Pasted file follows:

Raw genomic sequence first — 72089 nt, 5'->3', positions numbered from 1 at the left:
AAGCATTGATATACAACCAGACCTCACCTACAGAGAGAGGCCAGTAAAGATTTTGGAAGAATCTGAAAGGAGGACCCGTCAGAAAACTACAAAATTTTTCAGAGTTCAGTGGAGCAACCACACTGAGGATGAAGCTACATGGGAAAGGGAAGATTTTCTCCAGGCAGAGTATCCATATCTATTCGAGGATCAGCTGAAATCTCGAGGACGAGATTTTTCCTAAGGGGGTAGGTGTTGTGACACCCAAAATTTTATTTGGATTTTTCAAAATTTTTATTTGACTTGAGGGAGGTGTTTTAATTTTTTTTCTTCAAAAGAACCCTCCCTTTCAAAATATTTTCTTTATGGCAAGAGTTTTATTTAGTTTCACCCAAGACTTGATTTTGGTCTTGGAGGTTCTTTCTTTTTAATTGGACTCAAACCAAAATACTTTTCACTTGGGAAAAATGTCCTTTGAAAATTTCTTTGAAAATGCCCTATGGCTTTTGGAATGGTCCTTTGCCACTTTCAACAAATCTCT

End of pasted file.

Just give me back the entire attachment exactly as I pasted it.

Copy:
Raw genomic sequence first — 72089 nt, 5'->3', positions numbered from 1 at the left:
AAGCATTGATATACAACCAGACCTCACCTACAGAGAGAGGCCAGTAAAGATTTTGGAAGAATCTGAAAGGAGGACCCGTCAGAAAACTACAAAATTTTTCAGAGTTCAGTGGAGCAACCACACTGAGGATGAAGCTACATGGGAAAGGGAAGATTTTCTCCAGGCAGAGTATCCATATCTATTCGAGGATCAGCTGAAATCTCGAGGACGAGATTTTTCCTAAGGGGGTAGGTGTTGTGACACCCAAAATTTTATTTGGATTTTTCAAAATTTTTATTTGACTTGAGGGAGGTGTTTTAATTTTTTTTCTTCAAAAGAACCCTCCCTTTCAAAATATTTTCTTTATGGCAAGAGTTTTATTTAGTTTCACCCAAGACTTGATTTTGGTCTTGGAGGTTCTTTCTTTTTAATTGGACTCAAACCAAAATACTTTTCACTTGGGAAAAATGTCCTTTGAAAATTTCTTTGAAAATGCCCTATGGCTTTTGGAATGGTCCTTTGCCACTTTCAACAAATCTCT